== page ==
Update, 1/29: "Where Rejected stands as a wonderfully entertaining piece about just what happens when commercialism meets art, Everything Will Be OK goes for a more general sensibility," writes Dan Eisenberg. "It's Hertzfeldt's best film to date, and I desperately hope he continues in this direction."

Coverage of the coverage: The Park City Index.

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Posted by dwhudson at January 24, 2007 6:25 AM


Fantastic dispatch, Brian! I'm thrilled that you decided to focus on these short films, about which I'd heard nothing to date.

Alas, I can't find anything you've written about here at the Sundance Shorts page. Does anyone know if they'll be adding more titles later, or is this a select group of films that is already complete?

Posted by: Andy Horbal at January 24, 2007 7:59 AM

I noticed that, too. I'd guess that if they're going to be made available at all, they'd be online now. On the other hand, work, in some form or another, by most of these animators can be found out there, it seems.

Posted by: David Hudson at January 24, 2007 8:48 AM

Thanks, Andy. I'm having a blast just experiencing the festival but it feels good to get some of my thoughts down on some films too; I'm glad you felt the ones I picked to write about this time were under-covered.

I haven't fiddled around with the website shorts yet, but from the program guide it looks like the animations that should be available online through the festival are Duct Tape and Cover, Destiny Manifesto and one I didn't mention (because I'd seen it at last year's SFIFF and written a bit about it before on my own site; I'd link but blogger's down right now), Stacey Steers's Phantom Canyon. I don't have a clue why the program guide might be incorrect.

Posted by: Brian at January 24, 2007 12:21 PM

Great write-up, Brian!

Posted by: Michael Guillen at January 24, 2007 12:28 PM

Lots of fun reading you have lots of fun, Brian. I have a question that's probably been answered before in many other write-ups from Sundance, but since it's not a festival I follow much, I'll be redundant and ask it now. I'm curious how the Sundance folks themselves defines "Independent" film now, since the one short you mention is produced by Comedy Central. Is it just that the films have to start out Independent and if they acquire funding enroute to the festival that doesn't 'disqualify' them? This isn't meant as judgemental and in a DIY-or-DIE attitude, I'm just curious how this ever-expanding festival is positioning itself now that it's pretty much THE festival in the U.S., that's all (in short animation tradition, i feel like I should add a 'folks' to that pre-parenthetical close to this comment).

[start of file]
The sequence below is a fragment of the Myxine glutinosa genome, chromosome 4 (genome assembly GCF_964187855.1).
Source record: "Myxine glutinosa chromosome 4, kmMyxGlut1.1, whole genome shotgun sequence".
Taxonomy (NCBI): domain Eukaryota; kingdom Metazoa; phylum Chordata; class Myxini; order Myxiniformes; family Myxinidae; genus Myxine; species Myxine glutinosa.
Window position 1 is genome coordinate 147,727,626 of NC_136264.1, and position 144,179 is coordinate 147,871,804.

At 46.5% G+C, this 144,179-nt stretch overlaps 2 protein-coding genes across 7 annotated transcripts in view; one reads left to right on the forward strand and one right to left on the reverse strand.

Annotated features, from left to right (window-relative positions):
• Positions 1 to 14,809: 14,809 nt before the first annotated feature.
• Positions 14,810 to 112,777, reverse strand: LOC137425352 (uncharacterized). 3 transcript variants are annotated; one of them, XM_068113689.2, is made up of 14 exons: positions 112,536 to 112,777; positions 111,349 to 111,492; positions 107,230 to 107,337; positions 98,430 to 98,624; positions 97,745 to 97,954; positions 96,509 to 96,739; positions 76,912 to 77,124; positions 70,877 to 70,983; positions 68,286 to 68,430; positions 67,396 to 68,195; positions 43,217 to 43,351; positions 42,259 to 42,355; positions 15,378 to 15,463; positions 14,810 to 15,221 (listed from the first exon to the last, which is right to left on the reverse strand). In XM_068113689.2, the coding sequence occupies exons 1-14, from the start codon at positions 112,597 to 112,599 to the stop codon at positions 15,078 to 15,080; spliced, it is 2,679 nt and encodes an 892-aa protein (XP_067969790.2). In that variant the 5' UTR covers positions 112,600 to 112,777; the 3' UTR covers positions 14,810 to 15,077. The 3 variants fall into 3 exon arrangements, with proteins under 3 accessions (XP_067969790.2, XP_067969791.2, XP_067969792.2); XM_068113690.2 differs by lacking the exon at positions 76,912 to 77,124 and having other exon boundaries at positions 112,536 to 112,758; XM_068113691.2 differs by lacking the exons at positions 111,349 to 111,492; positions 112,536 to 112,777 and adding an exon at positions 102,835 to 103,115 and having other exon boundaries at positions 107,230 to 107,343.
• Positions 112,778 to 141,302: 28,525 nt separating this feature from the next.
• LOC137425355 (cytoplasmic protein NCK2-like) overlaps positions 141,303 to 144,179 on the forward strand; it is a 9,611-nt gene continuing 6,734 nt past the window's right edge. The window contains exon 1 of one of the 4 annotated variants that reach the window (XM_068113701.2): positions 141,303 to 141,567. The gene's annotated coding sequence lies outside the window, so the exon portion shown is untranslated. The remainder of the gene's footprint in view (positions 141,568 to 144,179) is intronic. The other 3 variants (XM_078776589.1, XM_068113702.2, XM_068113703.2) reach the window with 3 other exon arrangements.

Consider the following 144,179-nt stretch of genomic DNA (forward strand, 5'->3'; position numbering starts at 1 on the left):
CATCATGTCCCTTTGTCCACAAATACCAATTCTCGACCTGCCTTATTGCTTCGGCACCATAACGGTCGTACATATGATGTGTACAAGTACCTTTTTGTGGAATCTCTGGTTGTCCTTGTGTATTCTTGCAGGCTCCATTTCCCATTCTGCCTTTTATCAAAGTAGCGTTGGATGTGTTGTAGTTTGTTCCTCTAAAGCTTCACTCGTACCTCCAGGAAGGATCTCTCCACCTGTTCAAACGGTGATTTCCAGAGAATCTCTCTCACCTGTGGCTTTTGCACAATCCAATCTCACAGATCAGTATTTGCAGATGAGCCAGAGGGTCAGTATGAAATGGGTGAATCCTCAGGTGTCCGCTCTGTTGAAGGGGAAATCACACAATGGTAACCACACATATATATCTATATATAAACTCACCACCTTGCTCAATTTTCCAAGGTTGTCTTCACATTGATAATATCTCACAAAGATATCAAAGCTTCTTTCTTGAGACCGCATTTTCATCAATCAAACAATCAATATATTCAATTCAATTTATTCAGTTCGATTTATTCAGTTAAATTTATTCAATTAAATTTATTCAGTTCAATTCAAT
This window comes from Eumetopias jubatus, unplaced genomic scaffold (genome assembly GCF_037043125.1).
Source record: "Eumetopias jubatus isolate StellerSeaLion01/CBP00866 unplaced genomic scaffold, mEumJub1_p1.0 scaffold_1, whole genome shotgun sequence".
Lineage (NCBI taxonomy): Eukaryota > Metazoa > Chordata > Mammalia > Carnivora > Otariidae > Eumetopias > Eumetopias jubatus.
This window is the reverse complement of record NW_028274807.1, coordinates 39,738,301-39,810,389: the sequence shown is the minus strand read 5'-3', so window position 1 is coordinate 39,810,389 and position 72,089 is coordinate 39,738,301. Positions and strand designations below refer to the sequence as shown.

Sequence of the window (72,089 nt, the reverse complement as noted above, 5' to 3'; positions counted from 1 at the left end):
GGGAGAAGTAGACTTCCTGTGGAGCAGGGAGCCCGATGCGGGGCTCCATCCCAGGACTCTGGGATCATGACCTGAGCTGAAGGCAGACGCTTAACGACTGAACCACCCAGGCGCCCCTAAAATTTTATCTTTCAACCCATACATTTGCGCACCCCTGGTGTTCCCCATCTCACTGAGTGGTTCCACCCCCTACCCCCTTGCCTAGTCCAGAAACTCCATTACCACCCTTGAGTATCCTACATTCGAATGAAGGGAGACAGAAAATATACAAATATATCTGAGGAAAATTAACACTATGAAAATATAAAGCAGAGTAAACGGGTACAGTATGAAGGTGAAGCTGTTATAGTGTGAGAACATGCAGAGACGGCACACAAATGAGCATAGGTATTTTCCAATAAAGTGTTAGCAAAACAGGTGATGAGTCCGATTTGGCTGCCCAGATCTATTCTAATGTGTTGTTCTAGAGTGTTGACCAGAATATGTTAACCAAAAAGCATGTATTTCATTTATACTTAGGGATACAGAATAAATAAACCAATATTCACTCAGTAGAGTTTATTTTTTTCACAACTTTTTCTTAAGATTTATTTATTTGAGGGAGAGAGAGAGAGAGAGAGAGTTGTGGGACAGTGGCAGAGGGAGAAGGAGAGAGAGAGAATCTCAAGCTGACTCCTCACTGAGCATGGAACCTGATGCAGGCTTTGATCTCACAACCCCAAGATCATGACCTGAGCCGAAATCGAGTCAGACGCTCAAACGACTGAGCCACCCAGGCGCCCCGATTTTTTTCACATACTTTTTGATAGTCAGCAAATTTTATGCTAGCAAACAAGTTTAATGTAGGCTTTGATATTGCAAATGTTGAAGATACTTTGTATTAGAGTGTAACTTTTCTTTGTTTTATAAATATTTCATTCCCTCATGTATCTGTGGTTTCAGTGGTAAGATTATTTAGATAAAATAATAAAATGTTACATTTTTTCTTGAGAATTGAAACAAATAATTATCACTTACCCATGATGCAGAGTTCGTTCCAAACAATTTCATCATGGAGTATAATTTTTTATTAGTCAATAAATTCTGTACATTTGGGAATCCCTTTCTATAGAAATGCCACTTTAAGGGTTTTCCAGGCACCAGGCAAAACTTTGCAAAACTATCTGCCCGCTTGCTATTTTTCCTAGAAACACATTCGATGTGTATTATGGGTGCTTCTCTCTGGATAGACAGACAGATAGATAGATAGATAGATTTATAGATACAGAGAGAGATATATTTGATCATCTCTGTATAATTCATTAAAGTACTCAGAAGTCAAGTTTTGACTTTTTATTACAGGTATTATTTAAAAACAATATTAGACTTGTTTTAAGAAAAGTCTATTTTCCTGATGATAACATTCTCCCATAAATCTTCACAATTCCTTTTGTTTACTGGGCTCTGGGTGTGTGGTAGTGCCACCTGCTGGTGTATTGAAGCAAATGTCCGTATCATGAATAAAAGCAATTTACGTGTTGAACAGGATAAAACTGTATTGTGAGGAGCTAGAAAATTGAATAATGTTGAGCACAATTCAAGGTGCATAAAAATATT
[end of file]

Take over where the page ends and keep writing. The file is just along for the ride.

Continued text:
Posted by: Adam Hartzell at January 24, 2007 3:42 PM

Great dispatch, Brian! Such fun reading...

Posted by: girish at January 25, 2007 2:39 AM

Excellent coverage, Brian. Especially for all of us with an appetite for those under-covered animation shorts. Well done!

Posted by: Thom at January 25, 2007 1:29 PM

Bomb diggity. We'll drink coffee and watch David Lynch one of these days, right?

Posted by: Ryland at January 26, 2007 6:52 PM

I know it's still on my agenda, Ryland.

Thanks all for the comment-support! Adam, I'm certainly no festival spokesman so I don't feel I can really do your question justice. But being up here, having some of the mystique taken out of the Sundance brand, my impression is basically that the festival is approximately no more or less DIY/Indie than the higher-profile festivals we're familiar with in San Francisco.

The specific case of Golden Age may not be particularly illustrative, but it's worth commenting on. This article calls it the "first adult animated series to be produced by a major television network for broadband." Apparently it was not shown on Comedy Central itself, but streamed through its website. This was the first time the set of shorts had been programmed in a film festival setting.

Posted by: Brian at January 28, 2007 10:33 AM

Is there a link online anywhere to see Everything Will Be OK? I was hoping it might be on iTunes in the sundance shorts selections, but it doesn't look like it. I absolutely love Rejected.

Posted by: Wiley Wiggins at January 28, 2007 4:12 PM

Wiley, the good news is it's part of the roving Animation Show now making it's way across the country.
Looks like it's due in your neck of the woods on March 4.


(There's also a preview of it on the Bitter Films compilation DVD that came out recently...)

Everyone should check the Anim Show and the above DVD out. Don's work is a cure for what ails any of us.


Posted by: Craig P at January 30, 2007 3:26 PM

FYI, "Everything" is now playing with The Animation Show in theaters across America, it's sort of a slow roll-out sort of festival tour as far as I can tell.

For the rest of us hoping for an "Everything" DVD release, I'd say keep your eyes peeled on Hertzfeldt's homepage, http://www.bitterfilms.com

Posted by: Judy at January 31, 2007 9:29 PM